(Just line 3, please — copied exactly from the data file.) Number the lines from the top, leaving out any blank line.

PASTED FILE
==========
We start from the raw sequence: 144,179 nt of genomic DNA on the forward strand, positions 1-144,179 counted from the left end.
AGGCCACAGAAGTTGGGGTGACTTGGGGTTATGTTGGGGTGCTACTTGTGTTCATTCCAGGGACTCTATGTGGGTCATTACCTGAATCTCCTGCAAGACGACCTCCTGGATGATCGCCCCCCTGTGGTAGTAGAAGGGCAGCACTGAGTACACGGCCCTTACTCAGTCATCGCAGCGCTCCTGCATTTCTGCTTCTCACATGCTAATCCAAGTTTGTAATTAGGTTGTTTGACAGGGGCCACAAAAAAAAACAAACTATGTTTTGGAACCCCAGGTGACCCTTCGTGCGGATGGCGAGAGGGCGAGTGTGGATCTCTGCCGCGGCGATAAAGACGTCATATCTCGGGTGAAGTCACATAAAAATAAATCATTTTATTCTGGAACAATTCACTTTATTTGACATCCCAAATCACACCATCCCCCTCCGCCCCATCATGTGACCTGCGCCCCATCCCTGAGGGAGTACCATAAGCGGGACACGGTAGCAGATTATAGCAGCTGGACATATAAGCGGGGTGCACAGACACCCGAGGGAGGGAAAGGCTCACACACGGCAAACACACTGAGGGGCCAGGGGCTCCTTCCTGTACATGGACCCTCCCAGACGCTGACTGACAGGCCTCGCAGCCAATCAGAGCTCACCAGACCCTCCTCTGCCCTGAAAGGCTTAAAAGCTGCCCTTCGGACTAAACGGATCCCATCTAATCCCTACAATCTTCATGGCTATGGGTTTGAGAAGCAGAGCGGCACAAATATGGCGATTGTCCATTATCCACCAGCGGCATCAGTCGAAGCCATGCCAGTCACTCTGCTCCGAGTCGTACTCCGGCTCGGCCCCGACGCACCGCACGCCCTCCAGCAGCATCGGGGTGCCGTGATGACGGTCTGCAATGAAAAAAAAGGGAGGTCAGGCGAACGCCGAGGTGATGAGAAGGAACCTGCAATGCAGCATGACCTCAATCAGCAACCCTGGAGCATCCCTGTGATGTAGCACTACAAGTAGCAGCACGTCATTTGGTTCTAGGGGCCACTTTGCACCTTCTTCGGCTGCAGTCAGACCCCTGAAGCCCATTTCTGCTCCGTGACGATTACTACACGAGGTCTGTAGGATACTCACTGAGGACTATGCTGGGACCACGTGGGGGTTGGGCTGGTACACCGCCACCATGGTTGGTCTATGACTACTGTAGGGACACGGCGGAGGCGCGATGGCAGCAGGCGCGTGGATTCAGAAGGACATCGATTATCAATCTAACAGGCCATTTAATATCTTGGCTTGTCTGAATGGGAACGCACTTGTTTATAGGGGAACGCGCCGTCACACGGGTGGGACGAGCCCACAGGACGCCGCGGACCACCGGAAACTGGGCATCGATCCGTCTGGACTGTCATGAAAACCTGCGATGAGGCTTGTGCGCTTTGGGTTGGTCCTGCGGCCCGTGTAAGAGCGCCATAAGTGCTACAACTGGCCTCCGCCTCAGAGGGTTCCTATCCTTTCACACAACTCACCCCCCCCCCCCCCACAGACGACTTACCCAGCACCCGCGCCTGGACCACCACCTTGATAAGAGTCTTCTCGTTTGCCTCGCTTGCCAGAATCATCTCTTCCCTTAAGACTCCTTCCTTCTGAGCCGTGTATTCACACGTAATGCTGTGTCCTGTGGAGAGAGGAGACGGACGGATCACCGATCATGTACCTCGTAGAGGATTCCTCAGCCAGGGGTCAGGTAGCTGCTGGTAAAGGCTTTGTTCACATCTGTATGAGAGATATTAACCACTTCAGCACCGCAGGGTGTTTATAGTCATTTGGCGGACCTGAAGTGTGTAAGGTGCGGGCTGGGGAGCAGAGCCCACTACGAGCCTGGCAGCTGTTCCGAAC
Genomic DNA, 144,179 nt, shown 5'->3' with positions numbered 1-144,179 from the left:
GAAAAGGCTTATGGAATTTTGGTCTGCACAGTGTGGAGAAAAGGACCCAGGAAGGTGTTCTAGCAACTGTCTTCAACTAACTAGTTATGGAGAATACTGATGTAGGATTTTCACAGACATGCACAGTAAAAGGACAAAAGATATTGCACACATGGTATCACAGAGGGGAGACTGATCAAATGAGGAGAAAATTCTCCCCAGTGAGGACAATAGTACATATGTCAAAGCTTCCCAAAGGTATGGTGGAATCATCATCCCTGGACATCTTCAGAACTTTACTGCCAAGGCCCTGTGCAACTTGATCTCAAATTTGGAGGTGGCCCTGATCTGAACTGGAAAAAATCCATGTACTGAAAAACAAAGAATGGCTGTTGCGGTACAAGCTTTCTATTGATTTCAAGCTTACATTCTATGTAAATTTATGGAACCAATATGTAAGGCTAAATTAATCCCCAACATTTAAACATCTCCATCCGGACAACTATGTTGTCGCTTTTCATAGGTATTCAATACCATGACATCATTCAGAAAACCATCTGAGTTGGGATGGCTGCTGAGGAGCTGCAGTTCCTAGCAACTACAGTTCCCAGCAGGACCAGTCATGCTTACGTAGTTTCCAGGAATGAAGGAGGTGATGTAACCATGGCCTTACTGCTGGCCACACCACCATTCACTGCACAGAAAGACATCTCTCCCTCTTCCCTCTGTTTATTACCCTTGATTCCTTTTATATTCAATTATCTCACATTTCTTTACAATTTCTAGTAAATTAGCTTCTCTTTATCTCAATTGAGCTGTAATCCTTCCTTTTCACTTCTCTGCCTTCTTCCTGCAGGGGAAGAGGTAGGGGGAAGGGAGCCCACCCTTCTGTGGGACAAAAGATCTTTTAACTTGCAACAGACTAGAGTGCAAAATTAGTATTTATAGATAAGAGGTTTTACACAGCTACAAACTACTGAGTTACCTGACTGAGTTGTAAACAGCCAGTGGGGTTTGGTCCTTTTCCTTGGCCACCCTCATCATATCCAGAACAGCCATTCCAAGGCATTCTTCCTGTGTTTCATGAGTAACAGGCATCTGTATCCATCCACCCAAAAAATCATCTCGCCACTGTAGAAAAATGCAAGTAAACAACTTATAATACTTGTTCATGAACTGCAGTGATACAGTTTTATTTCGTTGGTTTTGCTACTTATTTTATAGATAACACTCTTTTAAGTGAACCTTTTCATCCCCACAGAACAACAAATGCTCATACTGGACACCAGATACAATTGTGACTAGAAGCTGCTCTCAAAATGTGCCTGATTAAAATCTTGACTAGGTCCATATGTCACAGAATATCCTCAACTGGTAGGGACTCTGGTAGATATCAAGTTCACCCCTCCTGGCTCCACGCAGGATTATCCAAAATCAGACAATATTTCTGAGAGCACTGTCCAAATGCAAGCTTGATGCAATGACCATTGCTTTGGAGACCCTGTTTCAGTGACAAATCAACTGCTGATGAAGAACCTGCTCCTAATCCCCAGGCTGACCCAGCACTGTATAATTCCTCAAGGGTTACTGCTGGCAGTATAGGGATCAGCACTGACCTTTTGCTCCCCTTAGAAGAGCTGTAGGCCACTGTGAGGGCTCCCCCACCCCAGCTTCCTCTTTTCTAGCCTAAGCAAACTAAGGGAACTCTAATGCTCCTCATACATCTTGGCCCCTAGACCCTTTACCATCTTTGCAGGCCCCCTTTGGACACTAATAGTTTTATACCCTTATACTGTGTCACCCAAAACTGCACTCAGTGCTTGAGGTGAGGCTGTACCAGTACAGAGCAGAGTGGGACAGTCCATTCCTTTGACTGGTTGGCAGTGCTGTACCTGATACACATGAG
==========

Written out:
Genomic DNA, 144,179 nt, shown 5'->3' with positions numbered 1-144,179 from the left: